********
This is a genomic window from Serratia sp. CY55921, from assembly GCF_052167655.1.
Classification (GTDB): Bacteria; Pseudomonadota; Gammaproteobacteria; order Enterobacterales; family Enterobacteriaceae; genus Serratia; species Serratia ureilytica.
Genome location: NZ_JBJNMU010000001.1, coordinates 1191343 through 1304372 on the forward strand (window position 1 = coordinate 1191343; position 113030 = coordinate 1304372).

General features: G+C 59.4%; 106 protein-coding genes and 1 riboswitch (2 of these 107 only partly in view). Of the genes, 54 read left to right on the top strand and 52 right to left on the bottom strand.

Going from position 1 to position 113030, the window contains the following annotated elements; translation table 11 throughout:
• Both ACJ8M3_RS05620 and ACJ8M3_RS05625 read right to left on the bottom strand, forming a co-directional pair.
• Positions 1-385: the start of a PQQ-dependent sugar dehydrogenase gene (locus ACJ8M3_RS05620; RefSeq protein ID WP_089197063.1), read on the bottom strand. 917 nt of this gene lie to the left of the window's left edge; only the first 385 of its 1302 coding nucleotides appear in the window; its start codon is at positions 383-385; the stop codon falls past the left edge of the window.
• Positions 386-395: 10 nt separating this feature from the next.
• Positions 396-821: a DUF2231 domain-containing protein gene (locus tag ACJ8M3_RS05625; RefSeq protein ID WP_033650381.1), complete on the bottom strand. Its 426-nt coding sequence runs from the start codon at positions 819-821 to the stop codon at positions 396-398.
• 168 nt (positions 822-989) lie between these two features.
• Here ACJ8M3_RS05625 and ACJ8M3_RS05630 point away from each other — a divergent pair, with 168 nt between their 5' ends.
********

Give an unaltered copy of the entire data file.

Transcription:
This is a genomic window from Serratia sp. CY55921, from assembly GCF_052167655.1.
Classification (GTDB): Bacteria; Pseudomonadota; Gammaproteobacteria; order Enterobacterales; family Enterobacteriaceae; genus Serratia; species Serratia ureilytica.
Genome location: NZ_JBJNMU010000001.1, coordinates 1191343 through 1304372 on the forward strand (window position 1 = coordinate 1191343; position 113030 = coordinate 1304372).

General features: G+C 59.4%; 106 protein-coding genes and 1 riboswitch (2 of these 107 only partly in view). Of the genes, 54 read left to right on the top strand and 52 right to left on the bottom strand.

Going from position 1 to position 113030, the window contains the following annotated elements; translation table 11 throughout:
• Both ACJ8M3_RS05620 and ACJ8M3_RS05625 read right to left on the bottom strand, forming a co-directional pair.
• Positions 1-385: the start of a PQQ-dependent sugar dehydrogenase gene (locus ACJ8M3_RS05620; RefSeq protein ID WP_089197063.1), read on the bottom strand. 917 nt of this gene lie to the left of the window's left edge; only the first 385 of its 1302 coding nucleotides appear in the window; its start codon is at positions 383-385; the stop codon falls past the left edge of the window.
• Positions 386-395: 10 nt separating this feature from the next.
• Positions 396-821: a DUF2231 domain-containing protein gene (locus tag ACJ8M3_RS05625; RefSeq protein ID WP_033650381.1), complete on the bottom strand. Its 426-nt coding sequence runs from the start codon at positions 819-821 to the stop codon at positions 396-398.
• 168 nt (positions 822-989) lie between these two features.
• Here ACJ8M3_RS05625 and ACJ8M3_RS05630 point away from each other — a divergent pair, with 168 nt between their 5' ends.